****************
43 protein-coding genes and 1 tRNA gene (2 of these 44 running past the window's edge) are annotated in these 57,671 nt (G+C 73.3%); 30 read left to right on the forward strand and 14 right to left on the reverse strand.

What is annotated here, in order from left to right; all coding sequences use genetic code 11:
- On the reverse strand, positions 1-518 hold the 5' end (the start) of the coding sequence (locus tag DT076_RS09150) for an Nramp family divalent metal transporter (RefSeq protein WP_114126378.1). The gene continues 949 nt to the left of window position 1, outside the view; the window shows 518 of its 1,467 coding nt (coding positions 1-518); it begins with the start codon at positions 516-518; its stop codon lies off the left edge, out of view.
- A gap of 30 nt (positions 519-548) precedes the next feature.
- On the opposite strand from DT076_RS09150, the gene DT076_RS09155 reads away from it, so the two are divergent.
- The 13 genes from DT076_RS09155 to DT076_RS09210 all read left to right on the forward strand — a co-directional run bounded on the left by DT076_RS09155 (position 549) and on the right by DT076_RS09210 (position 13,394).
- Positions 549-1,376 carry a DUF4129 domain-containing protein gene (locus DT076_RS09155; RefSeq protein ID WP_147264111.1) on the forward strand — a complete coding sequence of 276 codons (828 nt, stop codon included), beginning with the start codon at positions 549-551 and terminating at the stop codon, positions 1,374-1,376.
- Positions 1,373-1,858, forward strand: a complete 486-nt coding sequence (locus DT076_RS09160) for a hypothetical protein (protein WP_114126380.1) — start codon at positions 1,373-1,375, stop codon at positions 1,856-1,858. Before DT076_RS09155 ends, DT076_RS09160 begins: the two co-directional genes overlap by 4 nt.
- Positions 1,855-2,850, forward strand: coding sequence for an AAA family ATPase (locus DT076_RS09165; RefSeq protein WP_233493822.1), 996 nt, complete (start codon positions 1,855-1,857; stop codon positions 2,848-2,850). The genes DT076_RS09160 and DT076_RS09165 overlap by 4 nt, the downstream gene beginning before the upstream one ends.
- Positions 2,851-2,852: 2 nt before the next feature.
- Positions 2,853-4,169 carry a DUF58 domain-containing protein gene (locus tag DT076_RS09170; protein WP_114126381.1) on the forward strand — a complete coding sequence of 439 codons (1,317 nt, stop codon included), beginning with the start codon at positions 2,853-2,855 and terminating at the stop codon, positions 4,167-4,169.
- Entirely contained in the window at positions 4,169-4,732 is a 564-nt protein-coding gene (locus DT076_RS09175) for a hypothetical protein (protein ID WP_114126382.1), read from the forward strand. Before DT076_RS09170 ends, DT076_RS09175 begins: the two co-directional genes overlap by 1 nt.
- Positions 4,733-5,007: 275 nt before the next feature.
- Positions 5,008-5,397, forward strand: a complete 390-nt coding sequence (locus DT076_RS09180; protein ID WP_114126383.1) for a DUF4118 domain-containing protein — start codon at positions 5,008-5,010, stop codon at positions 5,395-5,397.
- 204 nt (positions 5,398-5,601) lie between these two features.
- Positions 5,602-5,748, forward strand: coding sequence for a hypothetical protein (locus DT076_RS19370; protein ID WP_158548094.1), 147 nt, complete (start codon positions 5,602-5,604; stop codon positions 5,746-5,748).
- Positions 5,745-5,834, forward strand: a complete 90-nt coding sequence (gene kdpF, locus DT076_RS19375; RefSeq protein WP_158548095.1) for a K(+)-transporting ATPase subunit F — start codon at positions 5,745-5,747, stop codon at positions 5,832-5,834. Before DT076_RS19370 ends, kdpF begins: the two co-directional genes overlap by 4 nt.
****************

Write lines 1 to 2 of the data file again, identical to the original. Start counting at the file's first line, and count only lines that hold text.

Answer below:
43 protein-coding genes and 1 tRNA gene (2 of these 44 running past the window's edge) are annotated in these 57,671 nt (G+C 73.3%); 30 read left to right on the forward strand and 14 right to left on the reverse strand.

What is annotated here, in order from left to right; all coding sequences use genetic code 11: